A short summary, a sentence or two. May be left blank.
Required. An illustrative image for the article. Recommended size is 1242 x 1700. Insert the image directly - do not include any other text or HTML.
CURRENTLY NOT USED. A thumbnail image for the article. Minimum recommended size is 200px by 125px and the recommended
aspect ratio is 1.6 width to 1 height. Insert the image directly - do not include any other text or HTML. May be left blank.
If you are jetting off for a last hurrah before the baby is born, it’s worth being aware of the dos and don’ts of flying in pregnancy.
It’s important that your travel insurance is up to date and valid for pregnancy, bearing in mind that you may need to cancel your trip at the last minute should a medical concern arise. Some insurers might want to see a letter or other formal document stating your expected due date.
Depending on your size, you might be handed an extra length of seat belt to strap underneath your bump. Don’t be offended - you’ve got a good excuse. As long as they don’t actually advise you to enter the toilet cubicle backwards, you are well within the boundaries of a normal pregnant shape.
The risk of deep-vein thrombosis is higher in pregnancy. DVT is the formation of a blood clot in the leg – usually in the calf or thigh. One risk factor is inactivity during long flights (‘economy syndrome’) and another is pregnancy – so naturally, if you are flying when pregnant, this is the sort of thing that will make your mother suck her teeth and perhaps turn slightly grey.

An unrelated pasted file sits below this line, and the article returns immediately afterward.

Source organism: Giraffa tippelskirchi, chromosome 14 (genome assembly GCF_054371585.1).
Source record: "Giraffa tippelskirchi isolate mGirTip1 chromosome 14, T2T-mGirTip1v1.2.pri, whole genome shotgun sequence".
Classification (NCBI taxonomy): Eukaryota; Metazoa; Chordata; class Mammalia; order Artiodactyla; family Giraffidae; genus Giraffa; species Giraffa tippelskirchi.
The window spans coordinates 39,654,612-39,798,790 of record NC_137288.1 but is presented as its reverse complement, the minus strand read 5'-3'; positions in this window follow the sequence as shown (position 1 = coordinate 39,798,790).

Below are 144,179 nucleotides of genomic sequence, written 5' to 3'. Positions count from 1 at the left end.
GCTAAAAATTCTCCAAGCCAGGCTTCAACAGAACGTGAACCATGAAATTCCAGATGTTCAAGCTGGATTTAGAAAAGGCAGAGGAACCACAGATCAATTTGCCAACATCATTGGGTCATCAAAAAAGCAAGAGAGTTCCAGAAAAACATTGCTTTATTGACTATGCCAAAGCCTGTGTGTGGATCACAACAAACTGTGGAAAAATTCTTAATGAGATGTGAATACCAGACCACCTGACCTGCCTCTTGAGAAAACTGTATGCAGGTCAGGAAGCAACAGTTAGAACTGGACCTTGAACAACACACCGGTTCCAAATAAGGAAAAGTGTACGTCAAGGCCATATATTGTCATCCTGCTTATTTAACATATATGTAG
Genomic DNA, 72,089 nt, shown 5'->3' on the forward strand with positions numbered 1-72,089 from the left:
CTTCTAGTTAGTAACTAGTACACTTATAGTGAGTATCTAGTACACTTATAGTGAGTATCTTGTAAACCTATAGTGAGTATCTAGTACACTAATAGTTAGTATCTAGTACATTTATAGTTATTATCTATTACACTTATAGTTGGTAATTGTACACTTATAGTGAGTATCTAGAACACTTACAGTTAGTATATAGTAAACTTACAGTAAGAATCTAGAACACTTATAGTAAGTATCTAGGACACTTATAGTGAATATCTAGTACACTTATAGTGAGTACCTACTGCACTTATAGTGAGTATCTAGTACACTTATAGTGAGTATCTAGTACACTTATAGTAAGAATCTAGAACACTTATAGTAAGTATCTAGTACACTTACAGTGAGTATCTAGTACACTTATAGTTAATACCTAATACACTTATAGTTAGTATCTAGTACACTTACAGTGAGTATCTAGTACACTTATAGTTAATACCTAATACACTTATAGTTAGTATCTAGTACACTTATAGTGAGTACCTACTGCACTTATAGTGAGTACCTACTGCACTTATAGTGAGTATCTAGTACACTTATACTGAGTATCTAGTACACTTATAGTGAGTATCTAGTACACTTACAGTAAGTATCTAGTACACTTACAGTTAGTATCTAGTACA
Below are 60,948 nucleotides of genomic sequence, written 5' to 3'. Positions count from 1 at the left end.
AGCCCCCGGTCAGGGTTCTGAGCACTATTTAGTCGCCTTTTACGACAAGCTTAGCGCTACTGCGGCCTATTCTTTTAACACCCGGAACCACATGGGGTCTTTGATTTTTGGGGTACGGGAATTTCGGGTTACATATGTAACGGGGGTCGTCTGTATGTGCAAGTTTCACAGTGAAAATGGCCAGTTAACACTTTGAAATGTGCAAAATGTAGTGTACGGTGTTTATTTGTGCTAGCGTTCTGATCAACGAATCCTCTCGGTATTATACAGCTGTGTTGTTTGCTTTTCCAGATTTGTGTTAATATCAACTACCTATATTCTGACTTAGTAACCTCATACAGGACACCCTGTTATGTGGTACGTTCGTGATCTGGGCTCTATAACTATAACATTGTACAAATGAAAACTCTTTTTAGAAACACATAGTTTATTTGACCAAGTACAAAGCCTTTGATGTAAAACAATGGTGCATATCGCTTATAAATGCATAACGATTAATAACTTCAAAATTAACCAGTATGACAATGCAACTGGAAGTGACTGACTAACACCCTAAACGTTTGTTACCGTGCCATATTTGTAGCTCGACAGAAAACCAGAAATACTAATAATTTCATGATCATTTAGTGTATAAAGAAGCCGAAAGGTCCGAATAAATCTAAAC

To reduce your risk, get up and stretch your legs at least twice an hour. You will probably need to make frequent trips to the loo anyway so try to book an aisle seat.
Kick off your shoes, slip on some flight socks (elastic compression stockings that help the blood flow, available at most chemists and airports) and rotate your ankles while seated. You want to keep your circulation pumping. Also, drink plenty of water to keep hydrated. Have a stash of your favourite snack to hand, as airline food ain’t even what it used to be.
On board, your feet are likely to swell, so travel in shoes that you will definitely be able to fit into again once the plane has landed.
Required. Do not embed images in the body
May be left blank, if body is long and there is a natural break to have quotes appear use this secondary body. Do not embed images in the body
A talk URL related to this article. This should just be the URL; not a link.
Talk Link Text
Get more travel tips
The text for the link to a talk thread. This should just be the text of the link; not a URL which should instead be entered above.
This is used to encourage users to capture something in their journal. For example, "Take a picture!"